Host A Legislator At Your Business

6 Tips to hosting an elected official
at your business

Create an opportunity to develop a relationship with your elected officials by inviting them to tour your business. Hosting a lawmaker requires time and preparation. This face-to-face interaction allows them an inside look at how their decisions can affect your business and employees. The extra effort goes a long way towards building a relationship and making a lasting impression.

The following tips may help maximize your efforts:

  1. Plan your purpose
    What do you want to accomplish by hosting your legislator at your business? What about your business do you want to show them? Will you introduce them to your employees? What issues will you discuss? Think this through and do any necessary research and preparation. When possible, utilize NFIB.com for supporting information.
  2. Submit your invitation
    by telephone, email or letter, addressed to the legislator’s local office. If calling the office to request an appointment, ask to speak with the scheduler, explain the purpose of your call and the reasoning. Know your availability before making the request, and offer a range of dates to accommodate the legislator’s schedule.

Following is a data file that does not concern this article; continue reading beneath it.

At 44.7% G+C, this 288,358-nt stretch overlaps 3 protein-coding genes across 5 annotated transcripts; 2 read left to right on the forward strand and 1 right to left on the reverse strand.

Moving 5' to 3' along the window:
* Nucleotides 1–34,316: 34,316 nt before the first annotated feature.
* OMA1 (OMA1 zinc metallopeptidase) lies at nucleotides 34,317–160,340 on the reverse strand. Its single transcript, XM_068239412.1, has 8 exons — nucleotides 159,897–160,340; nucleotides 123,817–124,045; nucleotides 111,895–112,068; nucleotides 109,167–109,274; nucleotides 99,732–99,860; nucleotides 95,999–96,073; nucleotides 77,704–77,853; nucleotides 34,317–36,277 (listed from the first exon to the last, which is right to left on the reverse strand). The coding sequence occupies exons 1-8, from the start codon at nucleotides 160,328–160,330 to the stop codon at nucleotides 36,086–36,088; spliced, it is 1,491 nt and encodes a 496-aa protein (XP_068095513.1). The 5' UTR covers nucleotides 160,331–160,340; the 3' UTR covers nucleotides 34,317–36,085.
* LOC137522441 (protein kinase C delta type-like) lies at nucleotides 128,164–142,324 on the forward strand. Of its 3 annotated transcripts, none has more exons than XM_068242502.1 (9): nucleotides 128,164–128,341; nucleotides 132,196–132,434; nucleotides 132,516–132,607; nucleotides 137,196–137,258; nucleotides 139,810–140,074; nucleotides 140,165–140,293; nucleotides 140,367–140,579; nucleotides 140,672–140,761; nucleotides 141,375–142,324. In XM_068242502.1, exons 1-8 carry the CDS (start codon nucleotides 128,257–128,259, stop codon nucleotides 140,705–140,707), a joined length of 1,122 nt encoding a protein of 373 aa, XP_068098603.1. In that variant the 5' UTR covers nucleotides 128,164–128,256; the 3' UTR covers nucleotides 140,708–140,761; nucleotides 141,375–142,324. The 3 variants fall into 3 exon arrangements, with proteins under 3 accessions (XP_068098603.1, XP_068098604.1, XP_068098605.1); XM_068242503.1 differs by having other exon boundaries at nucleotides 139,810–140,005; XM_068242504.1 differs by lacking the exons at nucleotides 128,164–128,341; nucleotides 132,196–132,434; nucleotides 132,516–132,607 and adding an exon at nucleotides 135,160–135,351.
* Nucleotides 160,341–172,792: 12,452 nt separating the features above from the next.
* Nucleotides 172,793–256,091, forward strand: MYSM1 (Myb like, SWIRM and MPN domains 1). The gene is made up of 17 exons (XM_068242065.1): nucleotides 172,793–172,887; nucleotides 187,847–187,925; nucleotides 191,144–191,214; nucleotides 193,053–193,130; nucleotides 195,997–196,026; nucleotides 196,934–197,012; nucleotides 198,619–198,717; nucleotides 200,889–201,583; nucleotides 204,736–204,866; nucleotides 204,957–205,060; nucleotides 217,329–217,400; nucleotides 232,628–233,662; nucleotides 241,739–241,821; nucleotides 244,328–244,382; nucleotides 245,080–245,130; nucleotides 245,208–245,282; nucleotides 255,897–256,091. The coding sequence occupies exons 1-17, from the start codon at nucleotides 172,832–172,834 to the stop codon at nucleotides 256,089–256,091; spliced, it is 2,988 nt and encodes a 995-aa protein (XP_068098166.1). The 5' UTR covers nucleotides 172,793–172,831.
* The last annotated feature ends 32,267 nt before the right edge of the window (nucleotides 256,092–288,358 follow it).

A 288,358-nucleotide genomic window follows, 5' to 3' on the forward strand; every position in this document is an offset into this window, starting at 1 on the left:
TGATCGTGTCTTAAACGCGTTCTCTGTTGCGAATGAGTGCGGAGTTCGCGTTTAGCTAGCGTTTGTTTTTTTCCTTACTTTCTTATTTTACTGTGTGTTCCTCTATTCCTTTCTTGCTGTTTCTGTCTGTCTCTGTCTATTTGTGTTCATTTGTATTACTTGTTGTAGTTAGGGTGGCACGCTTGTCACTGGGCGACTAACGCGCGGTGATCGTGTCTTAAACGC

3. Be prepared
    Make any necessary arrangements at your business before the event. Do your research. Read the legislator’s bio, recent press releases, check their NFIB vote record, etc. Your preparation will convey that you are informed and will help make the event more productive. Most of this information is on the legislator’s website. To look up your legislators, click here, and enter your zip code in the “Find Officials” box.
  4. Event structure
    Plan for roughly one hour in length. The legislator can meet participants and talk informally among them before the tour which may conclude with a seated discussion on issues. Begin by having participants introduce themselves and keep the conversation friendly. Do not require your employees to meet the legislator but include those who are interested. Have fun! If you take any photos, please share them with NFIB by submitting to [email protected].
  5. Be a resource
    Offer yourself as a resource for business issues related to your industry. Elected officials don’t know everything and having a community leader they trust to discuss issues and the potential impact is an opportunity to educate them.
  6. Follow-up with a thank you
    After the tour, send a thank you. Thank you notes can include appreciation for their time, summary of issues discussed, and an offer to be a resource on issues relating to your industry. This gesture will go a long way. Everyone appreciates a thank you.

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